One divorce is bad enough, but when it becomes a tale twice told, survivors can feel as shamed and branded as Hester Prynne. Regardless of the whys, hows, and wherefores, it is nearly impossible to avoid lonely doubt-wracked nights and days convinced that all the world sees is a tarnished person whose luster cannot be restored. This memoir shares the inner turmoil, self-doubt, and deepest fears of a resilient woman who, despite her feelings of failure, has found success and love in remarkably creative ways.
The episodic format of the book echoes its title, dipping first into one moment of Phyllis Barber’s life and then another. The death of her first child at age two, for example, remains a wound that does not heal. The book resists conventional narrativity; readers must follow a looping trail that doubles back on itself in a way that mirrors the emotional processes of all those who struggle to heal from life’s wounds.
The spine of the book is the author’s thousand-mile bicycle ride from Colorado to Vermont, a journey for which she was both physically and psychologically unprepared. She and her biking partner often fail to communicate successfully, though battling rain and challenging hills could, in other circumstances, become a bonding experience. Plagued by ill-temper and knee problems, Barber nonetheless finds that their planned route reverses the trail of the early Mormon pioneers, bringing her face to face with the spiritual doubts with which she has struggled for most of her adult life.
Other spiritual experiences sustain Barber as well, such as sharing Goddess rituals in Peru with other women. Similarly, her chance encounter with Russian matryoshka dolls provides a metaphor for the ongoing self-discovery similar to that which she experienced during her thirty-three year marriage to a man who maintained polyamorous relationships because he felt (genuinely) that monogamy shackled his soul. Barber’s earnest efforts to accept the beliefs of the original tenets of Mormonism is a testament to her belief in her marriage vows, even when her husband continued to be openly involved with other women.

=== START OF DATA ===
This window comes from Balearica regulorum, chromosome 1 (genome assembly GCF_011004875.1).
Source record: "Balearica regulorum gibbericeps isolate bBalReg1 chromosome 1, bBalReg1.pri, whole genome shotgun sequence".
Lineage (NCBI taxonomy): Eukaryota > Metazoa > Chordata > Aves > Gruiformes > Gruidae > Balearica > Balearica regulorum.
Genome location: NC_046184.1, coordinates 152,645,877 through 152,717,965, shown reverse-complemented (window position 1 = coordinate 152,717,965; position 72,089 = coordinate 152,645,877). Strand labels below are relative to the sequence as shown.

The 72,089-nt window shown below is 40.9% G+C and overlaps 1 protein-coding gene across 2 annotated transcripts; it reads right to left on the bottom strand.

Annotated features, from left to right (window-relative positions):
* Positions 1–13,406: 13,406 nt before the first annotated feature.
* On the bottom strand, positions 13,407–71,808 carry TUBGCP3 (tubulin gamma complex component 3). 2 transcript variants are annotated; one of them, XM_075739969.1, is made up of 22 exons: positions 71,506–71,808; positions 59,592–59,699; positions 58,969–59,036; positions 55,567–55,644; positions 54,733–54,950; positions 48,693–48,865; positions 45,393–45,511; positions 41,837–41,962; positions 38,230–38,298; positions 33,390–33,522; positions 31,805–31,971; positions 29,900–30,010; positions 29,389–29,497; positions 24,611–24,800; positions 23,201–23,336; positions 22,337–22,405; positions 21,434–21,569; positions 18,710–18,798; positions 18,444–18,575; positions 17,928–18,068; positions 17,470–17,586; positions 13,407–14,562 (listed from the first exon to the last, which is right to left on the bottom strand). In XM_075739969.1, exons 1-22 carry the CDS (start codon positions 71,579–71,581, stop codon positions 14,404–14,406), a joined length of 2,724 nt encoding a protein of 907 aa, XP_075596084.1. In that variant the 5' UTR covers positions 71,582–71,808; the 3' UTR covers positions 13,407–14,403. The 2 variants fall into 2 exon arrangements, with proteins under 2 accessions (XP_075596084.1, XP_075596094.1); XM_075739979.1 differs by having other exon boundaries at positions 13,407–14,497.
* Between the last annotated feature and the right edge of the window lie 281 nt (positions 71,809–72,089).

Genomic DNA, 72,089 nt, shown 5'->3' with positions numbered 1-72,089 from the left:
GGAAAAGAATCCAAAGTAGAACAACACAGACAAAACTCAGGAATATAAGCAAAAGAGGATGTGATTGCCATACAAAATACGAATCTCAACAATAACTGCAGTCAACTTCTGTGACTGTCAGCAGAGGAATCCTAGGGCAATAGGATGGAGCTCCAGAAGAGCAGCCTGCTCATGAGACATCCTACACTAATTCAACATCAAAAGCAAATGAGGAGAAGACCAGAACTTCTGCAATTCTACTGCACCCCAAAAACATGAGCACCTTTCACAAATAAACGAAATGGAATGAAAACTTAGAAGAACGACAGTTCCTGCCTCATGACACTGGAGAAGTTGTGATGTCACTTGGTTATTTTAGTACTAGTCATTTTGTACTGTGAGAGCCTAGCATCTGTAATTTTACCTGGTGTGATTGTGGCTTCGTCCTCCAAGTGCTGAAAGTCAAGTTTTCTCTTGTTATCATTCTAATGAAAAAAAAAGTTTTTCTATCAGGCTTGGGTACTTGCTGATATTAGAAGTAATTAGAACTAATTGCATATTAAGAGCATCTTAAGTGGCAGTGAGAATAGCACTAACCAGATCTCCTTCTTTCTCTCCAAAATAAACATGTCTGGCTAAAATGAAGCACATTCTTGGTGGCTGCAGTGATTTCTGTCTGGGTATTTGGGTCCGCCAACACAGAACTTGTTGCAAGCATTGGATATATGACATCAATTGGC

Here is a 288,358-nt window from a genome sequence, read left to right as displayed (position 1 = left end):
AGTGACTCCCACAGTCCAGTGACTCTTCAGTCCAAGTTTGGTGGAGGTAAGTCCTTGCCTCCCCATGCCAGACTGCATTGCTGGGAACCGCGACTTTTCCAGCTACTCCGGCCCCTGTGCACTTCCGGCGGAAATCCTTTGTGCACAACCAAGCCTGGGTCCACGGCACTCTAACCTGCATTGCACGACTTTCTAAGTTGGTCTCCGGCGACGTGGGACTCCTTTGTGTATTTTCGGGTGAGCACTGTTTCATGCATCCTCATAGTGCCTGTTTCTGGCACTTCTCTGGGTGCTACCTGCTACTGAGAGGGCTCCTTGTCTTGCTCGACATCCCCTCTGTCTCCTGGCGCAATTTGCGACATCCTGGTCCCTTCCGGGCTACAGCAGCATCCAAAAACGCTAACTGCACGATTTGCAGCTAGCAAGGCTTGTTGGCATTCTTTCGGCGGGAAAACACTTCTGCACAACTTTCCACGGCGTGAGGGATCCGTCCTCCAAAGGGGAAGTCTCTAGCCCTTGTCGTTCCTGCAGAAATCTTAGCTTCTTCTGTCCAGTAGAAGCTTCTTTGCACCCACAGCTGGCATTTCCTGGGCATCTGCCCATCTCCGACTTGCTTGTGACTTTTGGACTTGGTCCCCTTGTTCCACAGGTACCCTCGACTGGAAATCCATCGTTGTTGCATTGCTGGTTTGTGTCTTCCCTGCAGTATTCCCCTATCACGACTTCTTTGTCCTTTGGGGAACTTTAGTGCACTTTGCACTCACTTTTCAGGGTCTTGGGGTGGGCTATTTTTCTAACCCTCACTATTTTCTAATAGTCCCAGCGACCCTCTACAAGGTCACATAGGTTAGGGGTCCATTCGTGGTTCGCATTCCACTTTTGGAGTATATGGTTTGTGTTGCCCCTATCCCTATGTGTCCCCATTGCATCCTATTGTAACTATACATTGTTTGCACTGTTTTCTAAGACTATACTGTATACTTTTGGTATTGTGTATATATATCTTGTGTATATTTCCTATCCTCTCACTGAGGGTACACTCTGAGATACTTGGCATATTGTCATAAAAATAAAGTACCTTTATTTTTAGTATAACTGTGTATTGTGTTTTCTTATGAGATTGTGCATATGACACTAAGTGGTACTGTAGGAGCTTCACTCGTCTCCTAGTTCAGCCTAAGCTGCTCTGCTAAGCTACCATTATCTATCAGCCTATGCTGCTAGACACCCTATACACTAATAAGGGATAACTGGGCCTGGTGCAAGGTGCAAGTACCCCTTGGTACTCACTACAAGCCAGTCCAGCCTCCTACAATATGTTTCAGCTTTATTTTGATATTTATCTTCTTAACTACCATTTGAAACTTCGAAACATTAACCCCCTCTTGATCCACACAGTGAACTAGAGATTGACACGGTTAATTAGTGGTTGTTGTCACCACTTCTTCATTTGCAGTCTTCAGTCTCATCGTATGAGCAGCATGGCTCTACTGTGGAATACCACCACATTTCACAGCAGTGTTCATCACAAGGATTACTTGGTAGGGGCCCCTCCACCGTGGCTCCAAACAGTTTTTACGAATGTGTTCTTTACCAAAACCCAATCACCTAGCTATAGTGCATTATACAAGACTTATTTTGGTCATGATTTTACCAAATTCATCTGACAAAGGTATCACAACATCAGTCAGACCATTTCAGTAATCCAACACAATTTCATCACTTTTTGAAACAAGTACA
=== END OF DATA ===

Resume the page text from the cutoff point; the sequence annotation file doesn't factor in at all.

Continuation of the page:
A Nevada native with seven books to her credit, including How I Got Cultured: A Nevada Memoir, and the novel, And the Desert Shall Blossom, Barber is a member of the Nevada Hall of Fame. However, her empathy and ability to articulate the emotions of divorce, loss, and struggle render her more than simply a regional or Mormon author, but an author of national scope.
Disclosure: This article is not an endorsement, but a review. The author provided free copies of his/her book to have his/her book reviewed by a professional reviewer. No fee was paid by the author for this review. Foreword Reviews only recommends books that we love and make no guarantee that the author will receive a positive review. Foreword Magazine, Inc. is disclosing this in accordance with the Federal Trade Commission’s 16 CFR, Part 255.